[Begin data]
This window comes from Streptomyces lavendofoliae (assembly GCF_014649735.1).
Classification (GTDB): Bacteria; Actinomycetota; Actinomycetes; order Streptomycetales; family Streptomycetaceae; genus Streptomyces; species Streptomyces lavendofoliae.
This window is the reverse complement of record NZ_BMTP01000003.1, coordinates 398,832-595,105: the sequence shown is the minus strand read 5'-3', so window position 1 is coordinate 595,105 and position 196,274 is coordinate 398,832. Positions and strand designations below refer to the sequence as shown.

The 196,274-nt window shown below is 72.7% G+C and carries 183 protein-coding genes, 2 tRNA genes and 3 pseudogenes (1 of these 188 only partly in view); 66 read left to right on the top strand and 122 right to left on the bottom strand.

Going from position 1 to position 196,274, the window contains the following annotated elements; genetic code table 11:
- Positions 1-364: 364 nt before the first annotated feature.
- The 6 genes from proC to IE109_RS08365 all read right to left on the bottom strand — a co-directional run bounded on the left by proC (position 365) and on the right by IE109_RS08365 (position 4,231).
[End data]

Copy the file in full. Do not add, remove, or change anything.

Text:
This window comes from Streptomyces lavendofoliae (assembly GCF_014649735.1).
Classification (GTDB): Bacteria; Actinomycetota; Actinomycetes; order Streptomycetales; family Streptomycetaceae; genus Streptomyces; species Streptomyces lavendofoliae.
This window is the reverse complement of record NZ_BMTP01000003.1, coordinates 398,832-595,105: the sequence shown is the minus strand read 5'-3', so window position 1 is coordinate 595,105 and position 196,274 is coordinate 398,832. Positions and strand designations below refer to the sequence as shown.

The 196,274-nt window shown below is 72.7% G+C and carries 183 protein-coding genes, 2 tRNA genes and 3 pseudogenes (1 of these 188 only partly in view); 66 read left to right on the top strand and 122 right to left on the bottom strand.

Going from position 1 to position 196,274, the window contains the following annotated elements; genetic code table 11:
- Positions 1-364: 364 nt before the first annotated feature.
- The 6 genes from proC to IE109_RS08365 all read right to left on the bottom strand — a co-directional run bounded on the left by proC (position 365) and on the right by IE109_RS08365 (position 4,231).